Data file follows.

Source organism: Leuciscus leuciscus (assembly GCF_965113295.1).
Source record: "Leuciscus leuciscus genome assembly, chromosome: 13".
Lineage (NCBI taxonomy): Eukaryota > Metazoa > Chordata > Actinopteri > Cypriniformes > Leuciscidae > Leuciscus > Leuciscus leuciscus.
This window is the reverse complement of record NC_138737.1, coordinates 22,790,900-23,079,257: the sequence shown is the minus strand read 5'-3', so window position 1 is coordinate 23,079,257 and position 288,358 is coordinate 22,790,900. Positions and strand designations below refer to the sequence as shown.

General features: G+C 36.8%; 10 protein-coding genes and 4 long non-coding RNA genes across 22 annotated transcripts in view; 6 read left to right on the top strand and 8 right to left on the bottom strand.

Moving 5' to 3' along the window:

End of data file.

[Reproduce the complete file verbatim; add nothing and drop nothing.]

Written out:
Source organism: Leuciscus leuciscus (assembly GCF_965113295.1).
Source record: "Leuciscus leuciscus genome assembly, chromosome: 13".
Lineage (NCBI taxonomy): Eukaryota > Metazoa > Chordata > Actinopteri > Cypriniformes > Leuciscidae > Leuciscus > Leuciscus leuciscus.
This window is the reverse complement of record NC_138737.1, coordinates 22,790,900-23,079,257: the sequence shown is the minus strand read 5'-3', so window position 1 is coordinate 23,079,257 and position 288,358 is coordinate 22,790,900. Positions and strand designations below refer to the sequence as shown.

General features: G+C 36.8%; 10 protein-coding genes and 4 long non-coding RNA genes across 22 annotated transcripts in view; 6 read left to right on the top strand and 8 right to left on the bottom strand.

Moving 5' to 3' along the window: